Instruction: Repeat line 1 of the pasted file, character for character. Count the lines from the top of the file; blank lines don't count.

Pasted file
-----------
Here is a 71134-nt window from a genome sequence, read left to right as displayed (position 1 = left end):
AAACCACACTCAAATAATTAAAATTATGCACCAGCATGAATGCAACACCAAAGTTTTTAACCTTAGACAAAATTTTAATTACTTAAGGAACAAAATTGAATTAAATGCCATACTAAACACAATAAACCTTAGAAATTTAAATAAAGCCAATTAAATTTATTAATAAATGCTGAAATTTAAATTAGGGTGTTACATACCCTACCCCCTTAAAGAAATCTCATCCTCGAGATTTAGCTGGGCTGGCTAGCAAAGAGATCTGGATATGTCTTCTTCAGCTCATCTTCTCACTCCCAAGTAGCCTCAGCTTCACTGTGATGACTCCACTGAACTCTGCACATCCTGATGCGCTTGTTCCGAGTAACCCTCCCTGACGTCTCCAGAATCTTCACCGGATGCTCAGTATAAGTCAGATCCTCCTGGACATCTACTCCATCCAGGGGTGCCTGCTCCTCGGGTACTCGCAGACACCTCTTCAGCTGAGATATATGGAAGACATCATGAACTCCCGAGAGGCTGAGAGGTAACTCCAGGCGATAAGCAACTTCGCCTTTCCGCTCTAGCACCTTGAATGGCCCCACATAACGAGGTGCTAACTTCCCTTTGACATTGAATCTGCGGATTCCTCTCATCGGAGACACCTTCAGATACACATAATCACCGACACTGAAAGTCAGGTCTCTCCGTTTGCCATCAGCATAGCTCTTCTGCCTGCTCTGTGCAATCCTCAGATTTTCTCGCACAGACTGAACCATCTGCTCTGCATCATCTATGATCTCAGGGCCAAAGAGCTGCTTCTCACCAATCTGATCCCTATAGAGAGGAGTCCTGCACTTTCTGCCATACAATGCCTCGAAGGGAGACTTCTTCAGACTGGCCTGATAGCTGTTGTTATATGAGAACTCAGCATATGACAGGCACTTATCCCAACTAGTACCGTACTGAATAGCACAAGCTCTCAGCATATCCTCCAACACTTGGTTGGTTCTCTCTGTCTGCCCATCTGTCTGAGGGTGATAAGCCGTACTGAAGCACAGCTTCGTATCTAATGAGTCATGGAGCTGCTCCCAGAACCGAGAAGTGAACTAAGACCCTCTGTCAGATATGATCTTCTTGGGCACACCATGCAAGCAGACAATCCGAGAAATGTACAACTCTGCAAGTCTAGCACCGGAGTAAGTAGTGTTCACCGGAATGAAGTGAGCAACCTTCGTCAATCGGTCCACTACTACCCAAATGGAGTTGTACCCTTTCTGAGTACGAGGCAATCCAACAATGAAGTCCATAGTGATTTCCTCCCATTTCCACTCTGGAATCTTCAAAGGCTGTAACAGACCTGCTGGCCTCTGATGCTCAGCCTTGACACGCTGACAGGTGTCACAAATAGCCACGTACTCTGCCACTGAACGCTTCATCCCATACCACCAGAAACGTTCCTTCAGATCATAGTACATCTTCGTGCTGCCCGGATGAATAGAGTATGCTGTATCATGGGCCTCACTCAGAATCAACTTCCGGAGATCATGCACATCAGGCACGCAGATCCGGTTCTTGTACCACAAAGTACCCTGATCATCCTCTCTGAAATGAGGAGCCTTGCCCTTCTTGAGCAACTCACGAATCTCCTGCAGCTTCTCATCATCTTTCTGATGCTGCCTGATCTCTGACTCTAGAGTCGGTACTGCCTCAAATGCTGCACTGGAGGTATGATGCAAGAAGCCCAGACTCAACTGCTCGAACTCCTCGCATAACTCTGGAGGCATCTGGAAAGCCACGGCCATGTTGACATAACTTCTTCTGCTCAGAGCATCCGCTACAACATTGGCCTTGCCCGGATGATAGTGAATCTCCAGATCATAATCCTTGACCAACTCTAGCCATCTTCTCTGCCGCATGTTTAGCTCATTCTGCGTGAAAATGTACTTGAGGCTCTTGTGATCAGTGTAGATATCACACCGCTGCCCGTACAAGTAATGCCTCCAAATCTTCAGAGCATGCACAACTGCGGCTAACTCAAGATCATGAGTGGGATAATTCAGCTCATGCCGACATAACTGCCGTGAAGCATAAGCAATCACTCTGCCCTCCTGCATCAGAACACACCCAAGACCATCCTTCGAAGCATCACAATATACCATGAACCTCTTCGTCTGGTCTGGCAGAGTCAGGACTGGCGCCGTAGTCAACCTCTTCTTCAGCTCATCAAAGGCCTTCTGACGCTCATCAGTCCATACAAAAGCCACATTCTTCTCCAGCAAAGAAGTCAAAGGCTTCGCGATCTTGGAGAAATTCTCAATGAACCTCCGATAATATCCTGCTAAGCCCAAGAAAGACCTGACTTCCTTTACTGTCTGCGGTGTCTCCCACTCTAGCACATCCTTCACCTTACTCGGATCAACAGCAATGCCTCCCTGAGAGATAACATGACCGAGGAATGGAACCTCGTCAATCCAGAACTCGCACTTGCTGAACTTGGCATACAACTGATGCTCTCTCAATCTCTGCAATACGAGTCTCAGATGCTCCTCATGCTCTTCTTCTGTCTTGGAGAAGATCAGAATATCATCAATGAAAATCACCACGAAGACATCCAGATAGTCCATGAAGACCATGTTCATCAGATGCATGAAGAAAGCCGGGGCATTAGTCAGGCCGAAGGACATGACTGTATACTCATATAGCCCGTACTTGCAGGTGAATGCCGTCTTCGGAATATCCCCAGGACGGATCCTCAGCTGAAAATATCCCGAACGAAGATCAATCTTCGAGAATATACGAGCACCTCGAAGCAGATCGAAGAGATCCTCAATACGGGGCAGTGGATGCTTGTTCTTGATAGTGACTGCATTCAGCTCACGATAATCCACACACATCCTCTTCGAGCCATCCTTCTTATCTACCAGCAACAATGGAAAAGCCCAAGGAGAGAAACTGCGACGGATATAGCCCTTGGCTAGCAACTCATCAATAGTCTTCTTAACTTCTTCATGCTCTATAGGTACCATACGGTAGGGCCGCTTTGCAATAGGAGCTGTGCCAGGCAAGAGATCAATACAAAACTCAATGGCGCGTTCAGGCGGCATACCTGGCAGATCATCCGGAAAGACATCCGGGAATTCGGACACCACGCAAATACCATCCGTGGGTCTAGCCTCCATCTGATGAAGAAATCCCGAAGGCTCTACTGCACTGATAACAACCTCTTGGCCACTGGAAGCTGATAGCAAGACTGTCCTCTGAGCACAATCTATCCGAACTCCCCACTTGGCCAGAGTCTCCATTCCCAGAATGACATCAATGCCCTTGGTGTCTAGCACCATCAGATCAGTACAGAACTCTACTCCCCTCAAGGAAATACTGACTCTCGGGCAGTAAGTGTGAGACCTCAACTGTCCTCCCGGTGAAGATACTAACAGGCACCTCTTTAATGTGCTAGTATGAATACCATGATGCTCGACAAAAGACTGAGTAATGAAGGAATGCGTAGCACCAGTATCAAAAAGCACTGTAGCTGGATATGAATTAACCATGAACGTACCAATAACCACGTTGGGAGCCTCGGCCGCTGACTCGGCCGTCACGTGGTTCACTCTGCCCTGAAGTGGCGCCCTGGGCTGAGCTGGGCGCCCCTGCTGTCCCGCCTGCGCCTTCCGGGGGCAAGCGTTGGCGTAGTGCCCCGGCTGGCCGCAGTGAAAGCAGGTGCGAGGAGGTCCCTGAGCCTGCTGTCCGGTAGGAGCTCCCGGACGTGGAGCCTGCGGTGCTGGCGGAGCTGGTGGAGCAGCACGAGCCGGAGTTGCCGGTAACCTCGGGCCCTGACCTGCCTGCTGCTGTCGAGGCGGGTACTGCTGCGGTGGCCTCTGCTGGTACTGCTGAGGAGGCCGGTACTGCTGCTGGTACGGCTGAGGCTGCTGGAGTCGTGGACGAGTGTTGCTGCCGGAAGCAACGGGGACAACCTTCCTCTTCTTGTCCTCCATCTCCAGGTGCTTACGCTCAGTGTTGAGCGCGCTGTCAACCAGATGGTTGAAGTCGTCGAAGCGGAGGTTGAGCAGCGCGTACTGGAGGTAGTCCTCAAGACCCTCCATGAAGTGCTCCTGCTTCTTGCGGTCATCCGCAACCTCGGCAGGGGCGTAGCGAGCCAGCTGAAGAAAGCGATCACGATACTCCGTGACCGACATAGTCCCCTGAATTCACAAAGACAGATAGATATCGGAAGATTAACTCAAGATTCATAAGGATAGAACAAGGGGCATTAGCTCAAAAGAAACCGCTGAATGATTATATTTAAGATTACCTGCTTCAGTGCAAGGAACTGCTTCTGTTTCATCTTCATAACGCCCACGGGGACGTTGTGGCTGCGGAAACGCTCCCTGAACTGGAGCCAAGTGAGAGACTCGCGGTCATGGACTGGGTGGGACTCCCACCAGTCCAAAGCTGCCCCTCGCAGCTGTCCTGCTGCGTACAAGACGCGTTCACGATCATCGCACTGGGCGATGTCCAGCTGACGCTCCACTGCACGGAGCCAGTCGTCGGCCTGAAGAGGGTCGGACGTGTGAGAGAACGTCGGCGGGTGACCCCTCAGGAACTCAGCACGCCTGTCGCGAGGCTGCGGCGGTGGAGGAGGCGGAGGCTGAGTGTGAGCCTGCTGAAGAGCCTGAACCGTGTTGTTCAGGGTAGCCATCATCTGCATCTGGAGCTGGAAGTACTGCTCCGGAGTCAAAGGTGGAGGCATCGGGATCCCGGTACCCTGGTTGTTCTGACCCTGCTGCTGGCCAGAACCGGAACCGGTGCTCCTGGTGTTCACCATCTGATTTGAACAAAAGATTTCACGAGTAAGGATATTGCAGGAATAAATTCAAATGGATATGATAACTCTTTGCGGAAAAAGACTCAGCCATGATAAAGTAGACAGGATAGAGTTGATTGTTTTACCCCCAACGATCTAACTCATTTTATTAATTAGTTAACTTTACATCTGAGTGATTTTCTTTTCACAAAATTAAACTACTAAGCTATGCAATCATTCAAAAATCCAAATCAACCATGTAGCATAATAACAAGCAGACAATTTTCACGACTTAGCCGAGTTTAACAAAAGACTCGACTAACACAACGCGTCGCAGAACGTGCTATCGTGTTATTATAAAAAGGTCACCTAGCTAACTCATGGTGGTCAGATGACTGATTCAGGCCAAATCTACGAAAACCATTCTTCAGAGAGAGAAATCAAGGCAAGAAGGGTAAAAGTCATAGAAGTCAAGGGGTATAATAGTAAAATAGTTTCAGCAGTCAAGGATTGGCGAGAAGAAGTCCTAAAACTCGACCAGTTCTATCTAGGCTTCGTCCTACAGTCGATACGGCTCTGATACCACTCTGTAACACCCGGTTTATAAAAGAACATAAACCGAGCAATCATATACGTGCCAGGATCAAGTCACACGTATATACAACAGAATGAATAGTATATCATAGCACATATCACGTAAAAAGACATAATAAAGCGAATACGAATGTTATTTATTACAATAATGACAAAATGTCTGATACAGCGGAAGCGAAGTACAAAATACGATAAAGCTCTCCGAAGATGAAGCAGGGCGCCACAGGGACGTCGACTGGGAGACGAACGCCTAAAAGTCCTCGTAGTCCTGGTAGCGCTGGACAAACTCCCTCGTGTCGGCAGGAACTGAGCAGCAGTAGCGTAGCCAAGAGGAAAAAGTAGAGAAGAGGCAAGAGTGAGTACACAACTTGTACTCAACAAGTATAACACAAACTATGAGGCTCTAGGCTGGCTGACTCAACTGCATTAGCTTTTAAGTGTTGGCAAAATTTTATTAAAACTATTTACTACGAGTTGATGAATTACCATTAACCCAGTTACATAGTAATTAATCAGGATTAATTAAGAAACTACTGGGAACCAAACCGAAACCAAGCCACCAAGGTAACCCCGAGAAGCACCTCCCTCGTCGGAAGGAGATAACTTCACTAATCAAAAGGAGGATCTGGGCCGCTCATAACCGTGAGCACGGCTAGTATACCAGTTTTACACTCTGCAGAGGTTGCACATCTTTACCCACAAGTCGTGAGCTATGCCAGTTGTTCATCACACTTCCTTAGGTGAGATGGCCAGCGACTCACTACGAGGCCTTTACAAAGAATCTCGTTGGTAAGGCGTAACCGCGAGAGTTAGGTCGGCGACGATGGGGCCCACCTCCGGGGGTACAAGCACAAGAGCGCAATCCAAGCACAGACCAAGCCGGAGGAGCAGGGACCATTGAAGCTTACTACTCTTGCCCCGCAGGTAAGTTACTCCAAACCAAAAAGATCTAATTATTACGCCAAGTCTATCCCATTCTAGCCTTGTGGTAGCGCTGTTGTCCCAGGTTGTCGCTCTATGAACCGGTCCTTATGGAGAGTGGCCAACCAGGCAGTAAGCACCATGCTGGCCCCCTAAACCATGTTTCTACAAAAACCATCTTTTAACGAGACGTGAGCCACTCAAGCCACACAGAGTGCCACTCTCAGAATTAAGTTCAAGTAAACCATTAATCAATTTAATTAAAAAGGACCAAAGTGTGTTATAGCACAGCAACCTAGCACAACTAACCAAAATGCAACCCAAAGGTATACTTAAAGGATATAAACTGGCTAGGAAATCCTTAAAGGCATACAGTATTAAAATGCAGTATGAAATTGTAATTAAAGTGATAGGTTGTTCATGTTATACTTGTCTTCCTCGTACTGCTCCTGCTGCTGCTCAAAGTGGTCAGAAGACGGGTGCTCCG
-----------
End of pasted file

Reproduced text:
Here is a 71134-nt window from a genome sequence, read left to right as displayed (position 1 = left end):